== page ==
government to rule by an extremist majority within the Republican Party. It is time to recognize that the Tea Party is
    a disruptive faction which is endangering our democracy.

    October 8, 2013 11:32 am at 11:32 am |
  23. ARMYCSM

    Surrender GOP. Now or later. You've had your day in the sun. Nov 2014 is coming and bringing Hell with it!

    October 8, 2013 11:32 am at 11:32 am |
  24. knicksfan518

    the hostage takers running the GOP are blocking a vote of the majority, which, incidently is how this country is supposed to be run. They lost two elections and a decision by SCOTUS and still want to grandstand about what THEY want. that's not how it works. The United States of America doesn't negotiate with terrorist hostage takers.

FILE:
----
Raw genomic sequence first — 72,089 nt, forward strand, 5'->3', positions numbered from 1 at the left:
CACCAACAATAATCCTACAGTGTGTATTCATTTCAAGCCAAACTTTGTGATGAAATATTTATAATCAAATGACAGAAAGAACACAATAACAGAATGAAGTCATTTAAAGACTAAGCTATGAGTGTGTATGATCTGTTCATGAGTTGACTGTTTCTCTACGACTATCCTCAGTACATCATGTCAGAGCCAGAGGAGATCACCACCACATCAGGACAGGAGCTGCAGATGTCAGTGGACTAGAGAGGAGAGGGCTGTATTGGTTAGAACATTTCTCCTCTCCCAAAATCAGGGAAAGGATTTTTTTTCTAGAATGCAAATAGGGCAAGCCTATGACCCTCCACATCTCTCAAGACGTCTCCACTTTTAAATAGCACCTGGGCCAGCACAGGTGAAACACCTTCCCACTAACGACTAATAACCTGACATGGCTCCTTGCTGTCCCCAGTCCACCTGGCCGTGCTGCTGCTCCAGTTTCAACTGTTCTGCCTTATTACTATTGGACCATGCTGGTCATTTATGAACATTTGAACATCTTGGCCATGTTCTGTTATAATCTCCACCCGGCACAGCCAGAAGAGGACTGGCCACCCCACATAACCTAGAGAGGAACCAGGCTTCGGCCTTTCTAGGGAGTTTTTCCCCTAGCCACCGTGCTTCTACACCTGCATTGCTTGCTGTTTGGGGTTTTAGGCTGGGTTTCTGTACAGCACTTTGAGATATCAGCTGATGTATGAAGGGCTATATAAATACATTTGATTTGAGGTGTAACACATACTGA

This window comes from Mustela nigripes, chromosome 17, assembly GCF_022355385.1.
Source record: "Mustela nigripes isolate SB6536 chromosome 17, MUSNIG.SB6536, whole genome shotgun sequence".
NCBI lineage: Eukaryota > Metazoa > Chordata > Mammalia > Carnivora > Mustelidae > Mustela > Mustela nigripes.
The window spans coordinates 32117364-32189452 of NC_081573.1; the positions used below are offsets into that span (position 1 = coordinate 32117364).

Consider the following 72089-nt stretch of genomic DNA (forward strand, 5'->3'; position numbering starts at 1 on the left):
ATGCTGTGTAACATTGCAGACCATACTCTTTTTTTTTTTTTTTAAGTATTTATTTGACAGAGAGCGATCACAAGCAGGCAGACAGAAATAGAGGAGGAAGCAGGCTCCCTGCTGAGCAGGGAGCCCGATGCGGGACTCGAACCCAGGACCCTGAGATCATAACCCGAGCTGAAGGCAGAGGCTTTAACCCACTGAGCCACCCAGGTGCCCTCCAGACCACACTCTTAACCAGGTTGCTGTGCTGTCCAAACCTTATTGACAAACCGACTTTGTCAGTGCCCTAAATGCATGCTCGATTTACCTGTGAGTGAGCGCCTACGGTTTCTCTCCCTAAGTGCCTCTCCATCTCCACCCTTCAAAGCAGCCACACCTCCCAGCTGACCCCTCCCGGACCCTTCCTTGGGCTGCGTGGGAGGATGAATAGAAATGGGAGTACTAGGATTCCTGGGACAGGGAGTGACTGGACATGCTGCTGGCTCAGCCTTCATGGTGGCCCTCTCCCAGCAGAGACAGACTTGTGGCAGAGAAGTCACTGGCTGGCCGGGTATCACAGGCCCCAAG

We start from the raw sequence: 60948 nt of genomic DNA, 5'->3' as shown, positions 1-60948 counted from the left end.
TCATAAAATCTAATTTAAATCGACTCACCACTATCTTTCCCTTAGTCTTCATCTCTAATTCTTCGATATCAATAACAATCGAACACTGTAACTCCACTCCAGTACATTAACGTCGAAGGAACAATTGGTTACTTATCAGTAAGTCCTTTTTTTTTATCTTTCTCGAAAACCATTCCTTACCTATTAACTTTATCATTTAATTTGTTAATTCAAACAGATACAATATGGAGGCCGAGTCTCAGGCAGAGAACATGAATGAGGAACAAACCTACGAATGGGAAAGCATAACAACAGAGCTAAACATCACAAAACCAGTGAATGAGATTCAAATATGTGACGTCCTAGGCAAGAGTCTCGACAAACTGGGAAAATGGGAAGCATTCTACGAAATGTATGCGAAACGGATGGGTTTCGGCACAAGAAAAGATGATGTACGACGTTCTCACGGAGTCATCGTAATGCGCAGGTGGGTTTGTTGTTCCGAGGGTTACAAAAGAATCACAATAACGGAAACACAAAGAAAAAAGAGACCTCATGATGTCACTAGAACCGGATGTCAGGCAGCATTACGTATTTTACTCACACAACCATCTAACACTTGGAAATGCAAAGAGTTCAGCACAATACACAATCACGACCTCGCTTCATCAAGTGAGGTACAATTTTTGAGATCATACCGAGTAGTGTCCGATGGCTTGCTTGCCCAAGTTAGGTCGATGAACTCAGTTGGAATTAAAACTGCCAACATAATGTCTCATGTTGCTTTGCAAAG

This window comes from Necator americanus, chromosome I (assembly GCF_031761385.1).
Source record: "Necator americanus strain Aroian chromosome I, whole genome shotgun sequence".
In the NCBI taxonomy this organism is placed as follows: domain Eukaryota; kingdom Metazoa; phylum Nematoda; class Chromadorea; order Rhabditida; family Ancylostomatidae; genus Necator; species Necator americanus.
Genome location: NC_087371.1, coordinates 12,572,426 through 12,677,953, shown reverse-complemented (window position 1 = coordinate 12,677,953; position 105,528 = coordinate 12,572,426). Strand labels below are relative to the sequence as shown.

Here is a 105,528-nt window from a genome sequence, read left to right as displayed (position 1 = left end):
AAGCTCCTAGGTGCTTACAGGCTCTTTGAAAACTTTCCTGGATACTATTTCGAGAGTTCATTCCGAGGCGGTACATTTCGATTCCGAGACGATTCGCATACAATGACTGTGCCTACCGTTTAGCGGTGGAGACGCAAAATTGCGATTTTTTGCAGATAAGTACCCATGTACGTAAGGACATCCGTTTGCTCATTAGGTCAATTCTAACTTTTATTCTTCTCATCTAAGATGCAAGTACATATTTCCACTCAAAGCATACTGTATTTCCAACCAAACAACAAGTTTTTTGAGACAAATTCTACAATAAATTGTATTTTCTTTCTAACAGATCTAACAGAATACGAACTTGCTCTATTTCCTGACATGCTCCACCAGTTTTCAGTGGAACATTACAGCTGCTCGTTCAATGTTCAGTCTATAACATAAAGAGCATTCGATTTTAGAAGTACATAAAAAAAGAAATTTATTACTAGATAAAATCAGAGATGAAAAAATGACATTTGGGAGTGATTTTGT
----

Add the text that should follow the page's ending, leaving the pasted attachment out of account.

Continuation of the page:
October 8, 2013 11:33 am at 11:33 am |
  25. Joe Smith

    If the republicans really believe that they represent the desires of the majority, then they have nothing to fear from bringing a clean bill to the floor of the congress. To me, the fact that they refuse to do so shows that they KNOW that they don't have the support of the majority, and are willfully obstructing the proper functioning of the entire government in an attempt to force their own partisan viewpoint down the throats of the majority.

    October 8, 2013 11:33 am at 11:33 am |